Be Kind To One Another (And Yourself)


So I am walking around Tekkoshocon in Pittsburgh, the Convention Center is filled with creative and talented people. I am always amazed by the time and effort folks put into their costumes. In Artist Alley, I make sure to compliment as often as I can. These people are putting their hearts out there for others to judge. Kindness is worth it. 
I sit in panels listening to people share their passions. Here I am a bit less kind. I want to shake half these people and say, “hey, you’re the expert here. We want to hear what you have to say. Share your passion. Don’t apologize for it, rely heavily on technology (because it always breaks), and practice what you are going to say. I don’t, of course. I also don’t “correct” cosplaying panelists, who haven’t taken the time to learn fabric, sewing techniques, or ironing. And I get asked why. It is because I am direct. Direct hurts feelings. And I never want to take someone’s enjoyment out of what they are doing. It isn’t my intention, but direct isn’t always received in the manner it is intended. 

And so, when I see a dealer selling their handmade bags – their artwork has been printed on fabric – and I see their seaming needs major work, or they should have pressed, or they left the salvage on their edges, or their stitching is uneven. I say nothing.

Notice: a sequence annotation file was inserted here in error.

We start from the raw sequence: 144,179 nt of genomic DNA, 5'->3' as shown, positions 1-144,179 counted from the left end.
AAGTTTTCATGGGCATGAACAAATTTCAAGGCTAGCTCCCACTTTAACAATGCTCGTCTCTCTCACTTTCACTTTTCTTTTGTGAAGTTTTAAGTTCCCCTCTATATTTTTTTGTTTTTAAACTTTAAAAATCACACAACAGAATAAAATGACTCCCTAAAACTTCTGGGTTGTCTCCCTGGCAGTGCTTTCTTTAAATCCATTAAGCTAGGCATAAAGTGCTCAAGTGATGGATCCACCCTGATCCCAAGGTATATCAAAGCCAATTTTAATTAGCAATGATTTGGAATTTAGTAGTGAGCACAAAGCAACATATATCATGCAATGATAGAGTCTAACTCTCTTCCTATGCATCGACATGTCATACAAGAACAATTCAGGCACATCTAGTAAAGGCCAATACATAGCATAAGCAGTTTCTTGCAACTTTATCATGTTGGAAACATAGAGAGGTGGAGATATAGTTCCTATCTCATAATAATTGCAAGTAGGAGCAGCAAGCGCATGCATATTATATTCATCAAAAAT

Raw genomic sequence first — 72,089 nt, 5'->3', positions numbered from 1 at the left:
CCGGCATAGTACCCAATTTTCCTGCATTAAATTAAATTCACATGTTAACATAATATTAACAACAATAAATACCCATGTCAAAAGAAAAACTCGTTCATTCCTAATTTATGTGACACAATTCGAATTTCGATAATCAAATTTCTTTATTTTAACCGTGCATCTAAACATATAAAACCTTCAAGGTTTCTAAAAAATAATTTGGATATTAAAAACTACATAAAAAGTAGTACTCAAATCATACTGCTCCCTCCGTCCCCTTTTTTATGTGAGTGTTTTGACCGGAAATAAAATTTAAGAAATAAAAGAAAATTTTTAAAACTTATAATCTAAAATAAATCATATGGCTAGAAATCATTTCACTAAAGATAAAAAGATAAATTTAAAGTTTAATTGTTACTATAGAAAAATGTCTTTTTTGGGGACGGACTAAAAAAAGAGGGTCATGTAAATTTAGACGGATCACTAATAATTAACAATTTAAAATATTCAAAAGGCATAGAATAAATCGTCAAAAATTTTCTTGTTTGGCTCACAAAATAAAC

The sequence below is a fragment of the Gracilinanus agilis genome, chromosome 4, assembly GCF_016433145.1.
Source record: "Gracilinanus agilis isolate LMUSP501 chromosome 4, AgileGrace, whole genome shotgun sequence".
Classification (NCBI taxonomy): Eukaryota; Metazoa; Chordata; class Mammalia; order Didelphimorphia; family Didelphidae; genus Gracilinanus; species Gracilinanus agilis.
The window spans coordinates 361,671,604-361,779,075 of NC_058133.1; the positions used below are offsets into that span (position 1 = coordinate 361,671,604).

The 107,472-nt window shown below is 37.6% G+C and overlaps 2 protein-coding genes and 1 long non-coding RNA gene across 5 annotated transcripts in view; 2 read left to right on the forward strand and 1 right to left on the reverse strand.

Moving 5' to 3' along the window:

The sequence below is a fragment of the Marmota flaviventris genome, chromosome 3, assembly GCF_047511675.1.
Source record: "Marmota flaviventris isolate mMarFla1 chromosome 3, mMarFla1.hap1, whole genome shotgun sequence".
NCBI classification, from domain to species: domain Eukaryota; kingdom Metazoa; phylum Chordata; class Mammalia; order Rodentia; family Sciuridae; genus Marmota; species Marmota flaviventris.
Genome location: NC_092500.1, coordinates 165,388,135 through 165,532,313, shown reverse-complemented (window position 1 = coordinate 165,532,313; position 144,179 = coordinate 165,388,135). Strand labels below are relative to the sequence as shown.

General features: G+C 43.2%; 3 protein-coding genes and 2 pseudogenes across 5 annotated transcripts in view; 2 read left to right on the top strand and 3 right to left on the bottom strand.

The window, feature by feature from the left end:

It was looking at some pillows today that I wanted to stitch rip, iron, and then sew again, but didn’t say anything to the vendor because that would be unkind that it occurred to me that kindness should be extended more to myself too. 

The picture above is my most complimented piece, and generally when someone likes it I mumble my thanks while thinking of all the things I see wrong with it. There’s a seam edge that is a centimeter larger than the one on the other side. I wish I had interfaced the back with – the word escapes me at the moment – padded interlining. The strap double stitching is not even enough for my liking. And I don’t really like the slider I used. 

There is no reason for that except I haven’t learned to be kind to myself consistently. I am sure I am not the only one. We are our own worst critics. 

So what I am saying long windedly and typing on a smartphone, which I hate doing is take it easy. Be good to yourself. Now that you are creative, talented, and be happy with your work. 

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